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I bought Leviton “black and white professional” 20 amp 125V nylon connector(#5369 NEMA 5-20R) and plug(#5366 NEMA 5-20P)for my dishwasher. Both the dishwasher powerline from the panel box and the dishwasher line have solid 12 AWG wire (20 amp). But the instructions to both the connector and the plug both emphatically say “DO NOT use with solid wire”. Why is this? Is it dangerous? enter image description here

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  • Can you post photos of both ends of the wiring in question? – ThreePhaseEel Apr 16 '18 at 3:49
  • Can you post a photo of the end of the dishwasher's wiring, even if it's already got a plug wired to it or the likes? – ThreePhaseEel Apr 16 '18 at 4:13
  • I just now posted the second photo. (See within the question). I forgot to say that the wires are all solid copper (no aluminum or any other metal). I hope that little tidbit helps. – MJCallinall Apr 16 '18 at 4:26
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    Why do you need (or want) to have the dishwasher use a plug/receptacle? Why not have it hard-wired (wire nut the cables together)? In the rare instances where you need to work on the dishwasher, turn off power at the circuit breaker. – manassehkatz Apr 16 '18 at 14:32
  • My friend who installed the dishwasher for me four years ago installed a 15 amp plug and connector, which caused the problem. So I replaced it with a 20 amp plug and connector. “Force of tradition“ so to speak, I guess. – MJCallinall Apr 21 '18 at 17:11
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Because that type of plug is specifically made to be used with cordage, which is electrical cable made to be a flexible cord. "Cordage" and "solid-core wire" are a contradiction of terms.

The cable you are trying to use is Romex, which is made only for permanent installation inside the walls of buildings. It's cheap per foot, since it has none of the wire protections of cordage, and this cheapness is why it's so widely misused as cordage.

You have two choices.

  • The wiring provided with the dishwasher is intended to be hardwired into the building. Use a proper cable clamp where it enters the junction box, and you're all set.
  • Or, pull the dishwasher out, visit your local electrical supply house (big-box stores will only mislead you on something this specialty) and obtain proper cordage sized for the dishwasher, with or without pre-molded plug. I like to buy my cordage with pre-molded plug attached, either from an electrical supply, McMaster-Carr or simply by hacking down an extension cord (provided the cable itself has the correct ratings on it.)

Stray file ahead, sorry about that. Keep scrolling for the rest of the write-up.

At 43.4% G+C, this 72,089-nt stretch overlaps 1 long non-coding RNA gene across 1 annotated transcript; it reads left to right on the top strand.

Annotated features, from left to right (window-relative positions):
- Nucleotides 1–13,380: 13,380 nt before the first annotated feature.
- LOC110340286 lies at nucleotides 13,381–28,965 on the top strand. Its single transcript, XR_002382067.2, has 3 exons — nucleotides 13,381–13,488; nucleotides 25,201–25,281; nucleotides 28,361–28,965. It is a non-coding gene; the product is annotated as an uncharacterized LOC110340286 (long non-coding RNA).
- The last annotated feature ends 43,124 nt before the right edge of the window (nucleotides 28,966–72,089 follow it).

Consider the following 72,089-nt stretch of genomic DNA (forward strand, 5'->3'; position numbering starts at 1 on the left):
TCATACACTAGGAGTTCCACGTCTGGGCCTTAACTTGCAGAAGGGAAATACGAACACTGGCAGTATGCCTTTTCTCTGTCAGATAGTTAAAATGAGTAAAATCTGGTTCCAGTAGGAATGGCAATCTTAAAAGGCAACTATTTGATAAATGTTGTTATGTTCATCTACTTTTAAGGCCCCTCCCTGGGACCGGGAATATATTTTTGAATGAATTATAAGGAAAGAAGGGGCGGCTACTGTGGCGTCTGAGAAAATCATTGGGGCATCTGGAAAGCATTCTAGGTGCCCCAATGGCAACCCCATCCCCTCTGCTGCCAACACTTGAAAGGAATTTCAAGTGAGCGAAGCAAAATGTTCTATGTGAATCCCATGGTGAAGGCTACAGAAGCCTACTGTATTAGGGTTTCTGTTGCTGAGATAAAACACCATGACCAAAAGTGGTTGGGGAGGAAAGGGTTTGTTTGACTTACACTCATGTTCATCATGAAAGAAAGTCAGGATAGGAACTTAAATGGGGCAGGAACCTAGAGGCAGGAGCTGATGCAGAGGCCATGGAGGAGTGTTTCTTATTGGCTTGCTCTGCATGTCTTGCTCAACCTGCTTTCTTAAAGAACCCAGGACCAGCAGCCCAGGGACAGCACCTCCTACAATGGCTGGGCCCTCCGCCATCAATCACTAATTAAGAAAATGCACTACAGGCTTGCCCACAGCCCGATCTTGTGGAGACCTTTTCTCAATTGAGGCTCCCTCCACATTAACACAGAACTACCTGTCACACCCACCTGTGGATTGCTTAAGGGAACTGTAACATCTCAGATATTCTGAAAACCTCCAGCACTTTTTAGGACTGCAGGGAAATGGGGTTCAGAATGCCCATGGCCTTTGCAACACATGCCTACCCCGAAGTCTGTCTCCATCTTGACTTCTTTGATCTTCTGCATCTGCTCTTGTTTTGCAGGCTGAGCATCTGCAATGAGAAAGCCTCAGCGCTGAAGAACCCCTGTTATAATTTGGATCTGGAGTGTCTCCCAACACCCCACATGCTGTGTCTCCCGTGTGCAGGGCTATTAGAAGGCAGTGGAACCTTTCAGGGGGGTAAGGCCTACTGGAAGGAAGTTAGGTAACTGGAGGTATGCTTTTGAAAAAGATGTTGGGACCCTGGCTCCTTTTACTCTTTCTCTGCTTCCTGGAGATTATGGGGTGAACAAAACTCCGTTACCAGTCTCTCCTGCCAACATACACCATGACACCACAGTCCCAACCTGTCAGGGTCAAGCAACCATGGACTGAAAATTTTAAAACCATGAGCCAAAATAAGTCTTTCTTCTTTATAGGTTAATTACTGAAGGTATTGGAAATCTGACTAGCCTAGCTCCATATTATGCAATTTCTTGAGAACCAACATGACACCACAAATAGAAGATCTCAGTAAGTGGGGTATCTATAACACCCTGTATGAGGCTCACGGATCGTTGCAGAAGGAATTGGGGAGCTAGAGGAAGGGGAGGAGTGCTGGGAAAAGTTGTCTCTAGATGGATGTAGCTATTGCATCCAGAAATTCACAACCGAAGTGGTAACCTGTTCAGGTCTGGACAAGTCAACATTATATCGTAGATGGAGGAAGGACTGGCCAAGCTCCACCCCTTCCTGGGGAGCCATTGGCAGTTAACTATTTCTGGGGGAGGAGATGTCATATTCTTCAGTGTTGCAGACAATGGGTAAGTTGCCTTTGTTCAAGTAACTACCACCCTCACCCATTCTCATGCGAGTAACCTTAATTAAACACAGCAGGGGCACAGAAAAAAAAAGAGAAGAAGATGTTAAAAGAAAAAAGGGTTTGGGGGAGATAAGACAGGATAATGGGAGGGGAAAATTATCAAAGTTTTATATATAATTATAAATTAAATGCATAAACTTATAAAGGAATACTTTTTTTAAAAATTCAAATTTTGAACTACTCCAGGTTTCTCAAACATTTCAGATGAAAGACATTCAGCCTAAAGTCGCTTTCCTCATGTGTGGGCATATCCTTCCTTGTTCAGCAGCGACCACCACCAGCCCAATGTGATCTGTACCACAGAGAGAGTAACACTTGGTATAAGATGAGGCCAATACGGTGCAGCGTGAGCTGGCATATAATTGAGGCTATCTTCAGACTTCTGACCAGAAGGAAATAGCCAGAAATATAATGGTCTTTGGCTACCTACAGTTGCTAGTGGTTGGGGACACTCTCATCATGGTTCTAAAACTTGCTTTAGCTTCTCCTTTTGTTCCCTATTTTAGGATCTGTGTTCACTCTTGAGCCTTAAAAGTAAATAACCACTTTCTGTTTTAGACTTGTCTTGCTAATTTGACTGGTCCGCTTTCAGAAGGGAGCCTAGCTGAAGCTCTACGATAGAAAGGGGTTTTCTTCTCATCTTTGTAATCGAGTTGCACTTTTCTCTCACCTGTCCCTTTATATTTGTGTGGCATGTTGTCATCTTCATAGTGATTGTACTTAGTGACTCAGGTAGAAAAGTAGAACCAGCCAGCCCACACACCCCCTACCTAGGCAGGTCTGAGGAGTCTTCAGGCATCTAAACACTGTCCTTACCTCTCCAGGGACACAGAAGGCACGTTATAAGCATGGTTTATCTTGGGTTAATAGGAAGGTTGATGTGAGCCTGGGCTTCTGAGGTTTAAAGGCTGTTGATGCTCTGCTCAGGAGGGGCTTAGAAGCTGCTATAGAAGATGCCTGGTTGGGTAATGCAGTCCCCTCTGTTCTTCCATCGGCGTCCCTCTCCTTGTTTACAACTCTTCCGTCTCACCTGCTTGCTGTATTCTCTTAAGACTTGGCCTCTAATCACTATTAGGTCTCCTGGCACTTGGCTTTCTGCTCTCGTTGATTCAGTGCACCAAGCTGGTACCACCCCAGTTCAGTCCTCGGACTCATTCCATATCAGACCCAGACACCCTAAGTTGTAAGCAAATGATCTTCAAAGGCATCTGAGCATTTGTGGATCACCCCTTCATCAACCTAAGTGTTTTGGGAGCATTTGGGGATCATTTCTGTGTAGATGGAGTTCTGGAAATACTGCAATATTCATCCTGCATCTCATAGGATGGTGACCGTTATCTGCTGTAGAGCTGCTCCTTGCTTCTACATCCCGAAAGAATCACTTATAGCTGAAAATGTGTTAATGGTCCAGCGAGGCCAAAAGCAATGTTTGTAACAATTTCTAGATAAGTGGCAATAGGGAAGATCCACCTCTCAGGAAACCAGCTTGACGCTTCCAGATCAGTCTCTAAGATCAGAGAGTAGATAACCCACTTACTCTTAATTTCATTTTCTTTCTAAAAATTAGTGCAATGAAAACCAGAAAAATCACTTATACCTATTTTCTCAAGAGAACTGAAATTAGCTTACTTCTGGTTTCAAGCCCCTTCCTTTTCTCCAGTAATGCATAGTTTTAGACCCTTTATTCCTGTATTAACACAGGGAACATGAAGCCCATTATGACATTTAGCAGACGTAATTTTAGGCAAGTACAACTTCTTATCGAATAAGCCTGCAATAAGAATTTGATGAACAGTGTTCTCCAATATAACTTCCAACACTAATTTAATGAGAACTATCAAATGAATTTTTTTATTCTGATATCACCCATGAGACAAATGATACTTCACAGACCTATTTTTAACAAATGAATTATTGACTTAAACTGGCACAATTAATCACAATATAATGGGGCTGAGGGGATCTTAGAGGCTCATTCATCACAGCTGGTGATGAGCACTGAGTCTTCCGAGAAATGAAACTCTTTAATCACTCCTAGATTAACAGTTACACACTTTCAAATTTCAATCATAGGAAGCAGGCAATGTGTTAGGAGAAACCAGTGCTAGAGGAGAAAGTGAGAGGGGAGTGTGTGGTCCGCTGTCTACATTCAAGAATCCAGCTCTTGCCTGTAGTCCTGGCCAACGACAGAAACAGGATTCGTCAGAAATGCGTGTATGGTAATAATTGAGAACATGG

If all this malarkey is because someone told you that you need a GFCI on the dishwasher, there are other ways to solve the GFCI problem that don't involve putting a receptacle there. Ask.

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Solid Romex style electrical cable is not designed for use as portable extensions or cords. The main reason for this is that the solid wires are not flexible and will eventually crack if flexed too much. The cable jacket is also not designed for it can be moved around, stepped on or driven over.

So with the understanding that the cable has to be flexible stranded wire it is also a requirement that the plug ends attached to the cable have to be designed for stranded wire as well.

  • But since this connection will not in use be flexed, would it be safe in practice to have this plug connected to the solid copper? It would not be in compliance with the code, but would it be safe? I suppose what could happen is that when pushing the dishwasher into place the wires being stiff could pull the connectors apart so that the connection was not fully engaged and would get hot? Unlikely but possible, right? So what is the proper course here--connect the #12 wires using wire nuts in a small box (not attached to the wall)? – Jim Stewart Apr 16 '18 at 9:42
  • The very fact that it is attached to a plug rather than a permanent connection inside a junction or device box means that it will be flexed, i.e. every time it is plugged or unplugged. Your expectations may be that this will be infrequent, but since it is possible it must be allowed for. – mickeyf Apr 16 '18 at 11:52
  • Jim Stewart…I did not make clear that this was for a dishwasher that was previously installed in my original question. Though in my comments I did establish that it was installed four years ago. Therefore there won’t be any moving around of the dishwasher (with subsequent flexing of the cord) until one day in the future when it gets replaced. But when it does get replaced, the dishwasher power should be turned off at the breaker box first. – MJCallinall Apr 21 '18 at 17:21
  • @MJCallinall: Just because you're not actually removing it and plugging it back in doesn't mean it's not flexing, wire expands and contracts as it heats up. Regardless, it's against code for multiple reasons, so just do it right instead of looking for reasons to do it wrong. – GManNickG Apr 24 '18 at 1:34

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